Radiation Dose Reconstruction for Epidemiologic UseseBook - 1995
Growing public concern about releases of radiation into the environment has focused attention on the measurement of exposure of people living near nuclear weapons production facilities or in areas affected by accidental releases of radiation.
Radiation-Dose Reconstruction for Epidemiologic Uses responds to the need for criteria for dose reconstruction studies, particularly if the doses are to be useful in epidemiology. This book provides specific and practical recommendations for whether, when, and how studies should be conducted, with an emphasis on public participation.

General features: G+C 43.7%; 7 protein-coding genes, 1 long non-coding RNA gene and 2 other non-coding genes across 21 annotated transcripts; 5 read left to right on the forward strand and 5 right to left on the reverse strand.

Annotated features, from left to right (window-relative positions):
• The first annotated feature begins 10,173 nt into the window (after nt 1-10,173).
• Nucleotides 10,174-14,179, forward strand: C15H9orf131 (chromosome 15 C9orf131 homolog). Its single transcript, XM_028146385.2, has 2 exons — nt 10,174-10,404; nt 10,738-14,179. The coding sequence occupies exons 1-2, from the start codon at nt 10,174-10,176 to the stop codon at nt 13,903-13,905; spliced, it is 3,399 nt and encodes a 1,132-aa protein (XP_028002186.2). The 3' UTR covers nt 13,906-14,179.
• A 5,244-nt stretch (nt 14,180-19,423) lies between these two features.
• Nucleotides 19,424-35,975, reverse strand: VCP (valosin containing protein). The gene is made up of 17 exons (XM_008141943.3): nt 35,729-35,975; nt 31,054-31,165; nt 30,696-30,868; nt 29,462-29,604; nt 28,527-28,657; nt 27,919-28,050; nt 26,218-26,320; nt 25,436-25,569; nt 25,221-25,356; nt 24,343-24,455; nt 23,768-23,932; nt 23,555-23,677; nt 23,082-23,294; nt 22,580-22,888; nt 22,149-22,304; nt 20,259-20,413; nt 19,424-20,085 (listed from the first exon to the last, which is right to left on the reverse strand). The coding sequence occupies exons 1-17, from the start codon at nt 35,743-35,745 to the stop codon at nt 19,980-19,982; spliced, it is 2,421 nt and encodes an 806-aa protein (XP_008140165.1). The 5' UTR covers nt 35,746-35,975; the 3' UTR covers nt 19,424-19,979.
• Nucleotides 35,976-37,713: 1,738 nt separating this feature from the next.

Based on the expertise of scientists involved in dozens of dose reconstruction projects, this volume
Presents lessons to be learned from dose reconstructions after Chernobyl, Three Mile Island, and elsewhere.
Explores the potential benefits and limitations of biological markers.
Discusses how to establish the "source term"--that is, to determine what was released.
Explores methods for identifying the environmental pathways by which radiation reaches the body.
Offers details on three major categories of dose assessment.